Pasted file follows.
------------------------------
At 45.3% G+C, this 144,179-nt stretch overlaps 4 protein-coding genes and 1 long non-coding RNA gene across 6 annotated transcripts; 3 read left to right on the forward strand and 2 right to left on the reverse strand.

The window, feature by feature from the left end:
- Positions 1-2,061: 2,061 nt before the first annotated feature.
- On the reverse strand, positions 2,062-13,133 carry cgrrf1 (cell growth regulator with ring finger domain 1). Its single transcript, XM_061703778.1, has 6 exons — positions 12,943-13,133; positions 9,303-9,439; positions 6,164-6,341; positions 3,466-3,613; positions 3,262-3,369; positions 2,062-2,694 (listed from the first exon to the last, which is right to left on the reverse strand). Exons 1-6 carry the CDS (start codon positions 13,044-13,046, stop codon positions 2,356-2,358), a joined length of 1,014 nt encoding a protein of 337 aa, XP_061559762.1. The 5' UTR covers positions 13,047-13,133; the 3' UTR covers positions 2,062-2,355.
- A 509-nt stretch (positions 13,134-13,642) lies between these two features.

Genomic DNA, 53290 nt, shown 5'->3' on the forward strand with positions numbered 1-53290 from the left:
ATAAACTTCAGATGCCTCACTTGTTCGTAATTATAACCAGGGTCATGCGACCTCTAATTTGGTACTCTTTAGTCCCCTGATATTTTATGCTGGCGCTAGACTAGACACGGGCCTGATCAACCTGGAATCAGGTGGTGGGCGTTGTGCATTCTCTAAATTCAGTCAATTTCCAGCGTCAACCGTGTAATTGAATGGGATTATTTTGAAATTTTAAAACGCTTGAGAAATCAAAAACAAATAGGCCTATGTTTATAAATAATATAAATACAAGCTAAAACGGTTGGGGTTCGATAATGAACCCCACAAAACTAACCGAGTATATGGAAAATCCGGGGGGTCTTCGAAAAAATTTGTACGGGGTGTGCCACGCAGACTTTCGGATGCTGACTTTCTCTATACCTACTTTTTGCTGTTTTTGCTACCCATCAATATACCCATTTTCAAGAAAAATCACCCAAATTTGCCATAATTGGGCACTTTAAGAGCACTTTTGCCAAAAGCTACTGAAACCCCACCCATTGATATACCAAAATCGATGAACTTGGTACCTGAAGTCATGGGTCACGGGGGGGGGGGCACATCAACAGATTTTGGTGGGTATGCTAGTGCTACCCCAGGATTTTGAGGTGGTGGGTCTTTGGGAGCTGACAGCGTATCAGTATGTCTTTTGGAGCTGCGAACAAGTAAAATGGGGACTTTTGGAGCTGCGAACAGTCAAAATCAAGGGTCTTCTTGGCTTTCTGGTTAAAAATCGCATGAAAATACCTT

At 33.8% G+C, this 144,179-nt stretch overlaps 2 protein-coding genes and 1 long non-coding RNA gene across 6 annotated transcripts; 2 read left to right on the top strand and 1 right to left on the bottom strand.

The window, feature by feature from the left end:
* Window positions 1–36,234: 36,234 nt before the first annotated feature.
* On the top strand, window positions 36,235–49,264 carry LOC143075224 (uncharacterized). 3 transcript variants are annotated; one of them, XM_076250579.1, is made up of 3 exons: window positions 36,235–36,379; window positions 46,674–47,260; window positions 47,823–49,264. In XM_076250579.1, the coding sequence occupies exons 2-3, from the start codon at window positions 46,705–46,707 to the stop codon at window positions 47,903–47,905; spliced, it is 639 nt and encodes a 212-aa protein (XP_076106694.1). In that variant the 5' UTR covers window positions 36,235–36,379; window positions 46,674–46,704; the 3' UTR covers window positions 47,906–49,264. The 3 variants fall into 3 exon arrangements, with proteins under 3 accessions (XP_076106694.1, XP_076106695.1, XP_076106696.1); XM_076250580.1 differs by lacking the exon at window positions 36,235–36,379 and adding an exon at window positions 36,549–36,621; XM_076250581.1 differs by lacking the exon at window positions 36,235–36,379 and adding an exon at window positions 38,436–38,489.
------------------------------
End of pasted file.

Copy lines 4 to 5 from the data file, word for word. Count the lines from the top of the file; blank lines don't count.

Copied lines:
- On the reverse strand, positions 2,062-13,133 carry cgrrf1 (cell growth regulator with ring finger domain 1). Its single transcript, XM_061703778.1, has 6 exons — positions 12,943-13,133; positions 9,303-9,439; positions 6,164-6,341; positions 3,466-3,613; positions 3,262-3,369; positions 2,062-2,694 (listed from the first exon to the last, which is right to left on the reverse strand). Exons 1-6 carry the CDS (start codon positions 13,044-13,046, stop codon positions 2,356-2,358), a joined length of 1,014 nt encoding a protein of 337 aa, XP_061559762.1. The 5' UTR covers positions 13,047-13,133; the 3' UTR covers positions 2,062-2,355.
- A 509-nt stretch (positions 13,134-13,642) lies between these two features.